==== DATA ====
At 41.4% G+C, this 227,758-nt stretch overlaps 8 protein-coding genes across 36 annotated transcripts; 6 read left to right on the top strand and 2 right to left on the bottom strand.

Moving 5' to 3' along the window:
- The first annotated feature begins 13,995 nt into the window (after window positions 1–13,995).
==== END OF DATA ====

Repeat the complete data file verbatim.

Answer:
At 41.4% G+C, this 227,758-nt stretch overlaps 8 protein-coding genes across 36 annotated transcripts; 6 read left to right on the top strand and 2 right to left on the bottom strand.

Moving 5' to 3' along the window:
- The first annotated feature begins 13,995 nt into the window (after window positions 1–13,995).